Highly Recommended **** About Face Theatre is known for its ability to create exceptional, innovative and adventurous plays in order to spread the word and open dialogue on sexual and gender identity while at the same time being able to educate and entertain its audiences. Their current production, a World Premiere production, “Le Switch” allows them to live up to the expectations of the audience they have built, and then some! Written by Artistic Associate Philip Dawkins and smoothly directed by Stephen Brackett, this is a story about a young man, David (powerfully played by Stephen Cone), who is Gay and has come face to face with who he is, cannot find love as others around him have. His twin sister Sarah (another incredible performance by Elizabeth Ledo), who is also his “soul mate” (twins often are this to each other, even fraternal) wants him to be happy. His roommate Frank (well played by Mitchell J. Fain) has had a great love in his life, but in those days, they could not marry.
It is his very best boyhood friend, Zachary (incredibly played by La Shawn Banks, who truly shows his versatility in this role) who is about to get married. He is very excited about the rules having been changed so that no longer do men have to hide who they are and who they love. David is to be his “best man” and so when they go to Montreal for the bachelor party, and David finds himself meeting a young florist, we watch as his world begins to change. David meets a young florist Benoit (deftly handled by newcomer Collin Quinn Rice) as he purchases some flowers to bring to the party. However, he does not make the party as he spend the evening with the young man who has caught his attention as no one has ever done in the past.
In the time that follows, David and his what they call non-traditional family begin to look at themselves through clearer glasses instead of the rose-colored they have viewed through in the past. They are not as happy as they seem. They are also not as alone as they feel. With the love that Benoit offers David, and which is not accepted as readily as one would think, each character begins to take a deeper look into the lives they have chosen for themselves. Each learns more about themselves and finds a path that will be the right choice for them. We all make choices in our lives- some good, some bad, but the outcome of the choices that we make are what we must live with.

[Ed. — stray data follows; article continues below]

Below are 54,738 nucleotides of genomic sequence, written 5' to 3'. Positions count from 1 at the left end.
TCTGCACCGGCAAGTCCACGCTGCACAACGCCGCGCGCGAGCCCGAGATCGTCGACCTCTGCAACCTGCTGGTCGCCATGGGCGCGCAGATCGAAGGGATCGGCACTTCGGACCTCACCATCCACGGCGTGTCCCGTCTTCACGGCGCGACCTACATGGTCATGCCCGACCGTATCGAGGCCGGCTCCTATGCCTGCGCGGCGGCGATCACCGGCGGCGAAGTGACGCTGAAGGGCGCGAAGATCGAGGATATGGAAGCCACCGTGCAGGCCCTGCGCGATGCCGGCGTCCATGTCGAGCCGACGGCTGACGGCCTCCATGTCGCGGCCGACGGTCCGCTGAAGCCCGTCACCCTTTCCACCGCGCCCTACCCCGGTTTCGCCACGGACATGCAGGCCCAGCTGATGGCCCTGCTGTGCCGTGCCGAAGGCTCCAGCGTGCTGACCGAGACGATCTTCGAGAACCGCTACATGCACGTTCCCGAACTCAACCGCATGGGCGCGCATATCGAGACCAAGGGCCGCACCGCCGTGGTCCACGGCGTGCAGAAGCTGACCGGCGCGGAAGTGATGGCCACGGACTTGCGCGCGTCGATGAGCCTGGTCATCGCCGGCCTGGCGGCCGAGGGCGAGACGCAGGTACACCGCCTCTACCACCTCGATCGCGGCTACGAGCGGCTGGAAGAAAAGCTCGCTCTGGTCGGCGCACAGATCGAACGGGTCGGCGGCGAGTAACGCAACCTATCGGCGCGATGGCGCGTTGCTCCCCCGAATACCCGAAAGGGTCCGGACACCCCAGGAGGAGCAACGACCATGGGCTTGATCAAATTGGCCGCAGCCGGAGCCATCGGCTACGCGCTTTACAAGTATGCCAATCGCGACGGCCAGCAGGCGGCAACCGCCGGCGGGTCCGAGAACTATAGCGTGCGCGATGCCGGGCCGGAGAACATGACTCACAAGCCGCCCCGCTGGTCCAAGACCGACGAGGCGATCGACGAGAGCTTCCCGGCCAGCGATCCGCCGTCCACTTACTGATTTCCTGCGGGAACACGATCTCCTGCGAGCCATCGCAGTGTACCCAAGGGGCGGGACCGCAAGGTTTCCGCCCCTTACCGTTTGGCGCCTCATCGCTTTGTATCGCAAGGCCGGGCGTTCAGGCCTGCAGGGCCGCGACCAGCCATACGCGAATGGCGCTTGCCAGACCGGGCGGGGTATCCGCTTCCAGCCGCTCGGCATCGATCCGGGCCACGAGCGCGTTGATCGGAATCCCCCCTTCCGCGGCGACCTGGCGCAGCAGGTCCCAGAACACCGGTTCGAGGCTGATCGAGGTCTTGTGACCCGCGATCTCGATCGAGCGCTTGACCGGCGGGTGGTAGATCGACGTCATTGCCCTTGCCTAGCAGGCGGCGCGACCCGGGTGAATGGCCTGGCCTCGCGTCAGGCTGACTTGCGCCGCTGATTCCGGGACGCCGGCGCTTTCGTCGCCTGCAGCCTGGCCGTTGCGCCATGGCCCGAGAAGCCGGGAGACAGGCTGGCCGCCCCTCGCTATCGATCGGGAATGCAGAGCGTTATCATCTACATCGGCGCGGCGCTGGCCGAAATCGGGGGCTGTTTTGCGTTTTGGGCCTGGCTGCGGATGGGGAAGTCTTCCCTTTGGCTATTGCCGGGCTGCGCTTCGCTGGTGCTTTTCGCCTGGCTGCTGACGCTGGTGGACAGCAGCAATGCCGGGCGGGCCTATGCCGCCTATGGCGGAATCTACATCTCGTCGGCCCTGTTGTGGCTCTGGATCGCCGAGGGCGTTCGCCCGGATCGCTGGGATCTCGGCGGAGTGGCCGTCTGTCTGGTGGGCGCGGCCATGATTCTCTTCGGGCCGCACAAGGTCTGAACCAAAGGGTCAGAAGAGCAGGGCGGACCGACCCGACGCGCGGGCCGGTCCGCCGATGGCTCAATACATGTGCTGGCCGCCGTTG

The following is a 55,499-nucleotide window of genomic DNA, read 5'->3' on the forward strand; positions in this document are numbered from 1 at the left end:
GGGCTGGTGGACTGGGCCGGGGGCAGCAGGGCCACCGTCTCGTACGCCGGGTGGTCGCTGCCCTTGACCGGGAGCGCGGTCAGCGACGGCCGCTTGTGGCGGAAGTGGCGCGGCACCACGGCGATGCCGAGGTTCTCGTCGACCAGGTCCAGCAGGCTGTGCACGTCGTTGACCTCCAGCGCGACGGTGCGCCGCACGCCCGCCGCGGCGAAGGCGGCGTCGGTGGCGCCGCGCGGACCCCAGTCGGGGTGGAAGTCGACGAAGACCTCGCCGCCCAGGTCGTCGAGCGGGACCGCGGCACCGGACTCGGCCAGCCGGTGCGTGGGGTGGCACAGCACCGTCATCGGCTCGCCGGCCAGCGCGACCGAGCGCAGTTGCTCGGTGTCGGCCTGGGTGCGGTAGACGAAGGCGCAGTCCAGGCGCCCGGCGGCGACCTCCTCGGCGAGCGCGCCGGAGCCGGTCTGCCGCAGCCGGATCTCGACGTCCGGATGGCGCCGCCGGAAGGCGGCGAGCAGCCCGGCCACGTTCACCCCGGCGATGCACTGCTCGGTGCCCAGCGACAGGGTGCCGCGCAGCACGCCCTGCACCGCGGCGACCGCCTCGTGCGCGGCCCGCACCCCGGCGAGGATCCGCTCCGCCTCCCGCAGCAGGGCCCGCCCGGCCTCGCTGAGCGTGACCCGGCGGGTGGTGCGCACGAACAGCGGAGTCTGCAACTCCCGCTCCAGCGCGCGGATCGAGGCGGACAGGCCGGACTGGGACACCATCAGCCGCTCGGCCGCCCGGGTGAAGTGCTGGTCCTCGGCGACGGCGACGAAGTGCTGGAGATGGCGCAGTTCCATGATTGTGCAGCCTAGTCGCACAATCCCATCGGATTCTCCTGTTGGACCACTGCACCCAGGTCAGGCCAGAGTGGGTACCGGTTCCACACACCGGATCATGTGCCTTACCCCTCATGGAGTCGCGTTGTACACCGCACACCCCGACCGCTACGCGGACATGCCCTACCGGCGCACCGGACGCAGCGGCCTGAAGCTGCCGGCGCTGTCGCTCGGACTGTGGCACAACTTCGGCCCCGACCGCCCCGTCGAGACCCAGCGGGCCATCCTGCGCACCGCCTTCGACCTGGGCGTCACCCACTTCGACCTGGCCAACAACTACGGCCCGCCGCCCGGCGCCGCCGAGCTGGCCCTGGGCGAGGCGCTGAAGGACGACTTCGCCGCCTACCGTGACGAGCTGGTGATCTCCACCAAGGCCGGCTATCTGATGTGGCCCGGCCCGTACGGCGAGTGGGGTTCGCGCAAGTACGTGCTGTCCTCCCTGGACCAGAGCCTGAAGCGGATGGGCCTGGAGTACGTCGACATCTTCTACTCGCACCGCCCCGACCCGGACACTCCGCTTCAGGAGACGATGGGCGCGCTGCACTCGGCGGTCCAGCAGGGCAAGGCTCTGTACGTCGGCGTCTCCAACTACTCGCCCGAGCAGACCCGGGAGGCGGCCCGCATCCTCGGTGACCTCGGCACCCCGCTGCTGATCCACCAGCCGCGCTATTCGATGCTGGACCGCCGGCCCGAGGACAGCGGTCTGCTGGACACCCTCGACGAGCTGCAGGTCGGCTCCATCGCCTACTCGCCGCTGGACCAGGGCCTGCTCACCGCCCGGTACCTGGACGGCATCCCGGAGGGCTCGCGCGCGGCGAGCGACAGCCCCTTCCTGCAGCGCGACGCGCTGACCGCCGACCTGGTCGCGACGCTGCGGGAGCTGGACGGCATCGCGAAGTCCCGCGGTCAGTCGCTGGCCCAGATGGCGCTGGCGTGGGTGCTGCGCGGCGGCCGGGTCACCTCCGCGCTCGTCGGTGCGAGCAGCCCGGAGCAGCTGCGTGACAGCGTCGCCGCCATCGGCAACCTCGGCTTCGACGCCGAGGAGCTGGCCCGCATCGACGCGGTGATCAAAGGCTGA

With the turns and choices presented in this witty script by Dawkins, well played by each actor in this solid cast, he is able to lead us into another world, one that is unfamiliar to many of us, showing us what this population deals with on a day to day basis. David and his extended family learn more about the institute of married life, commitment and in reality, what a “gay” person must be aware of. I do have to say that there is a great deal of comedy in this play, with Banks bringing a whole new side to his talent out for us to see. Just watching him bring Zachary to life is worth the ticket price. He is a stitch! But, as always Fain is the perfect grown-up and the other cast member, in particular, the chemistry between Cone and Rice is sheer magic to watch. This is a love story that will bring a smile to your face and a warmth to your heart!
Theater Wit, stage two is another of the three studio type venues in the building, but because they are designed to be flexible, each play has a different look as far as seating and stage areas. This one is on a set (Joe Schermoly) that is designed to be a New York apartment, but can change to other locations within minutes, keeping the flow of the story telling on an even keel. They may have tried a bit much on the tech side with one scene that is supposed to be in the park, with leaves falling. A Nice effect, but what is the bench in the scene is in reality the coffee table in the apartment. This aside, I understand that trying to use a set in a multi-task way is what the theaters are doing today. This being the only flaw in an otherwise wonderful production, I say, who cares?
“Le Switch” will continue at Theater Wit located at 1229 West Belmont in Chicago through February 21st with performances as follows:
Thursdays 7:30 p.m.
Fridays 7:30 p.m.
Saturdays 7:30 p.m.
Sundays 3 p.m.
Tickets$35 adults/$20 for students and seniors.
Street parking is available (some metered, some not), valet parking and for those of you dining at Cooper’s ( a fun place with good food) they offer their lot for free.
To see what others are saying, visit www.theatreinchicago.com, go to Review Round-Up and click at “Le Switch”